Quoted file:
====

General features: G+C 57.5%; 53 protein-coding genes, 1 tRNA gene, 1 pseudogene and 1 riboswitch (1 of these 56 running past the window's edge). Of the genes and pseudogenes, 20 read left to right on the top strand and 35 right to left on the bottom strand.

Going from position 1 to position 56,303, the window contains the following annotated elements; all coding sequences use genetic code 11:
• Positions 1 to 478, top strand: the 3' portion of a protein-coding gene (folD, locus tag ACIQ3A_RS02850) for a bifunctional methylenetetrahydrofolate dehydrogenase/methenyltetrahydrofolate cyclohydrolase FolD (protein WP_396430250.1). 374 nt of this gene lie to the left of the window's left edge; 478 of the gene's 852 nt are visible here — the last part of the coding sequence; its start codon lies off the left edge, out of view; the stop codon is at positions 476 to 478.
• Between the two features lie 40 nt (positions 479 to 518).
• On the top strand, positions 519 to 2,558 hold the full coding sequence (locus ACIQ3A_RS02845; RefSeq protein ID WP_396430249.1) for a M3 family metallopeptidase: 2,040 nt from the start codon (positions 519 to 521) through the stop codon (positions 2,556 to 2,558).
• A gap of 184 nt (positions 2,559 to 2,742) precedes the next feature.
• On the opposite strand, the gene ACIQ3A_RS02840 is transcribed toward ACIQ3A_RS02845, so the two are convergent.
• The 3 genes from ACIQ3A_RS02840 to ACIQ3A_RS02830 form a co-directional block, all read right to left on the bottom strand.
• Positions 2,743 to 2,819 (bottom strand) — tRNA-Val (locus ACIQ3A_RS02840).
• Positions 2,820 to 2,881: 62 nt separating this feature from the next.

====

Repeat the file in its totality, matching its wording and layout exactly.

General features: G+C 57.5%; 53 protein-coding genes, 1 tRNA gene, 1 pseudogene and 1 riboswitch (1 of these 56 running past the window's edge). Of the genes and pseudogenes, 20 read left to right on the top strand and 35 right to left on the bottom strand.

Going from position 1 to position 56,303, the window contains the following annotated elements; all coding sequences use genetic code 11:
• Positions 1 to 478, top strand: the 3' portion of a protein-coding gene (folD, locus tag ACIQ3A_RS02850) for a bifunctional methylenetetrahydrofolate dehydrogenase/methenyltetrahydrofolate cyclohydrolase FolD (protein WP_396430250.1). 374 nt of this gene lie to the left of the window's left edge; 478 of the gene's 852 nt are visible here — the last part of the coding sequence; its start codon lies off the left edge, out of view; the stop codon is at positions 476 to 478.
• Between the two features lie 40 nt (positions 479 to 518).
• On the top strand, positions 519 to 2,558 hold the full coding sequence (locus ACIQ3A_RS02845; RefSeq protein ID WP_396430249.1) for a M3 family metallopeptidase: 2,040 nt from the start codon (positions 519 to 521) through the stop codon (positions 2,556 to 2,558).
• A gap of 184 nt (positions 2,559 to 2,742) precedes the next feature.
• On the opposite strand, the gene ACIQ3A_RS02840 is transcribed toward ACIQ3A_RS02845, so the two are convergent.
• The 3 genes from ACIQ3A_RS02840 to ACIQ3A_RS02830 form a co-directional block, all read right to left on the bottom strand.
• Positions 2,743 to 2,819 (bottom strand) — tRNA-Val (locus ACIQ3A_RS02840).
• Positions 2,820 to 2,881: 62 nt separating this feature from the next.